Regardless of the type of dietary supplements-from vitamins, energy drinks, herbal medicines, homeopathic products, to some hormone treatments-they usually come with great claims about promoting health and wellness. While those claims are questionable (and often unfounded), the markets as a whole increase one thing: the volume of calls to poison control centers.
Between 2005 and 2012, the rate of calls related to poison centers increased to 49.3 percentresearchers reported Monday in the Journal of Medical Toxicology. In the last year of data, companies receive calls at a rate of approximately 10 adverse events per 100,000 people.
It doesn’t seem like a big jump in using nutritional supplements during that time. Self-reported use among adults has remained steady, at around 49 to 54 percent, the authors note. But, these supplements are not regulated by the Food and Drug Administration like drugs—no FDA review or approval is required before the supplements hit the market.
“The lack of federal oversight has led to inconsistencies in the quality of dietary supplements, counterfeit products, and contamination among other things,” said Henry Spiller, co-author and director of the Central Ohio Poison Center at Children’s Nation. , said in a statement.
Analyzing 275,000 reports from the National Poison Data System between 2000 and 2012, Spiller and his colleagues came up with trends and details about additional food poisoning calls. Of all exposures, 70 percent were in children six years of age or younger and 82.9 percent were unknown. But not all types of supplements are of equal concern.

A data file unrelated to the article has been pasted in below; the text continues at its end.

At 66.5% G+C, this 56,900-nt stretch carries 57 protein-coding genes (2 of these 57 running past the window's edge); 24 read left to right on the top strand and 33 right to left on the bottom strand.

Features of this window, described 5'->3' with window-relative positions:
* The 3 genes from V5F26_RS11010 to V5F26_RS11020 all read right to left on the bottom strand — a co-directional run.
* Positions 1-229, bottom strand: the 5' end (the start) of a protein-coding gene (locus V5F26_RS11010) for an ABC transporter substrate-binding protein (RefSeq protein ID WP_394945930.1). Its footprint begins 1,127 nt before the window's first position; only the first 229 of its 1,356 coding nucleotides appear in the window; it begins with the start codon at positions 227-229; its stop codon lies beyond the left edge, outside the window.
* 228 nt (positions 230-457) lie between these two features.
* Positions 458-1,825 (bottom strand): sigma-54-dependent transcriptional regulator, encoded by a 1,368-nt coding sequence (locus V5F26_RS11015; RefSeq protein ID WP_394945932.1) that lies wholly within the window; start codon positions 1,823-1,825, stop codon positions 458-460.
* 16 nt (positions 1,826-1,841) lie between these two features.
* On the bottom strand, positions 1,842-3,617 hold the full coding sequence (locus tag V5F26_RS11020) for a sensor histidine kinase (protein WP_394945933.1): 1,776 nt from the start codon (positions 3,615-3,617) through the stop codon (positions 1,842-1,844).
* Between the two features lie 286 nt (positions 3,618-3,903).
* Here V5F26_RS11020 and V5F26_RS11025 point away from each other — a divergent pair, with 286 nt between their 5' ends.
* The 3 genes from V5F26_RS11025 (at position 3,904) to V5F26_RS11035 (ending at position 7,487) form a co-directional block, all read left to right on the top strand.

Of all categories of products, homeopathic agents are the single largest cause of calls to poison control centers, accounting for 36 percent of calls. Between 2000 and 2010, the number of annual exposures to homeopathic products jumped 227 percent and then fell by 18 percent between 2010 and 2012.
Following homeopathic products, botanicals are the second leading cause of calls and account for 31.9 per cent. Hormonal products, such as androgen supplements, came in third, accounting for 15.1 percent.
But the most dangerous categories—those with the highest percentage of serious medical consequences—include energy products, plant materials, and traditional medicines. Energy drinks can cause abnormal heart rhythms and breathing, as well as seizures. Two botanicals of note that seemed particularly dangerous were yohimbe, used for male sexual function, and ma huang (aka ephedra), used for boosting energy, alertness, weight loss, and athletic performance. Yohimbe has been linked to heart attacks, strokes, and kidney failure, while ma huang has been linked to strokes, and heart attacks. In 2004, FDA bans ma huang after being linked to many deaths. The number of poisonings and deaths from ma huang fell after the ban.
Prohibition also seems to influence supplement-related toxicity calls. The number of calls rose between 2000 and 2002, jumping 46.1 percent, then decreased 8.8 percent around the time of entry between 2002 and 2005 before increasing to 49.3 percent from 2005 to 2012.
Although the data coming into the poison centers may miss older and chronic exposures, rather than acute, poisoning, the authors say it shows that the FDA needs to do more. “Our results demonstrate the need for FDA regulation of yohimbe and energy products in the US as was done successfully with ma huang products in 2004,” the authors concluded.
Journal of Medical Toxicology2017. DOI: 10.1007/s13181-017-0623-7 (About DOIs).